Kenyans view human rights groups favourably, survey finds

A large majority of Kenyans express favourable attitudes toward national and international human rights organisations, a US-based polling group has reported.

An 83 per cent share of the 1,117 Kenyans taking part in the survey responded affirmatively when asked whether such advocacy groups have a “good influence on the way things are going in your country.”

Only the media and religious leaders received greater degrees of support — 89 per cent and 87 per cent, respectively — among national entities included in the survey conducted in the spring of this year.


The police had the lowest approval rating (63 per cent), while the judicial system was viewed favourably by 70 per cent of respondents. The national government’s influence on conditions in the country was regarded as positive by 75 per cent of Kenyans.

The polling in Kenya was part of a Pew Research Centre study of attitudes toward human rights organisations in four developing nations. India, Indonesia and Mexico were also surveyed.

Kenyans decisively rejected the proposition that human rights organisations are primarily devoted to promoting foreign interests. Nearly three-quarters of those surveyed said the groups mainly aim to protect the rights of Kenyans themselves.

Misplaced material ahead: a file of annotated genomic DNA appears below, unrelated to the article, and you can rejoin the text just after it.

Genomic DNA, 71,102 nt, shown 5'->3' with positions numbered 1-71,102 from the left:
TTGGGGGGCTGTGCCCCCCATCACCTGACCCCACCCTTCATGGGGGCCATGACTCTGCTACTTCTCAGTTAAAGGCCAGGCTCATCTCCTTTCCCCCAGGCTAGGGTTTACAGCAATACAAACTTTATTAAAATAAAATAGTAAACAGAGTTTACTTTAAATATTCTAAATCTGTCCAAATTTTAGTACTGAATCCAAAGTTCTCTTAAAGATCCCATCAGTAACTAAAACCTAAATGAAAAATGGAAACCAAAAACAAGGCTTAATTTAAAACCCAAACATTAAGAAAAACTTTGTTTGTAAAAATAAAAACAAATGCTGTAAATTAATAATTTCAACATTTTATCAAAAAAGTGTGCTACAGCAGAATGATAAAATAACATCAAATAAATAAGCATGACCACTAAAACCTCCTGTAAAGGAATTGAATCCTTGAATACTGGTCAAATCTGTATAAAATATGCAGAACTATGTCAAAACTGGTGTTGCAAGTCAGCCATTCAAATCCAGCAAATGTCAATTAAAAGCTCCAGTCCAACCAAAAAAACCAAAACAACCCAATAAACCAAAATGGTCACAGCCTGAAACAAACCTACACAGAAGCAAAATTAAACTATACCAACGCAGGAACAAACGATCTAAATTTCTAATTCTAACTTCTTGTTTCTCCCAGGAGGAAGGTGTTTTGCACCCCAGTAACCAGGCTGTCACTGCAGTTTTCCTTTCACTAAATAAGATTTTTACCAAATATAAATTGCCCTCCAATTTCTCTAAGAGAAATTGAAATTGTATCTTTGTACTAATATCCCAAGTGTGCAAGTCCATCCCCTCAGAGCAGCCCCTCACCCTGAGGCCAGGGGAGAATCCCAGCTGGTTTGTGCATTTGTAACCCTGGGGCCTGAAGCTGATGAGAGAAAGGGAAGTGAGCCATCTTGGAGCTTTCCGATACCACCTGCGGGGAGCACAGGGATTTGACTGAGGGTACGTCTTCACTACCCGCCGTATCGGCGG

But only 30 per cent of Kenyans said human rights organisations have “a great deal” of influence on national affairs. An additional 38 per cent attributed “a fair amount” of influence to the advocacy groups.

“Promoting policies that help the poor” was regarded by 86 percent of Kenyans as a top priority for human rights organisations. That was the largest such majority among the four countries surveyed on preferred priorities for their respective human rights groups.


A big share of Kenyans (85 per cent) also agreed that human rights groups should give top priority to “ensuring elections are conducted freely and fairly.”

“Protesting police misconduct” and “promoting free speech and press freedom” were likewise identified by large majorities of Kenyans as priorities for human rights defenders. Survey participants in the other three countries did not express as high a degree of support for these activities as did Kenyans.

In contrast, only a small minority of Kenyans (16 per cent) said they believed human rights groups should focus on “guaranteeing that gays and lesbians have the same rights as other people.”

Indonesians, with 12 percent taking that view, expressed an even less enthusiastic attitude regarding gay rights advocacy.

The corresponding results for this element of the survey were 29 percent among Indians and 43 per cent among Mexicans.

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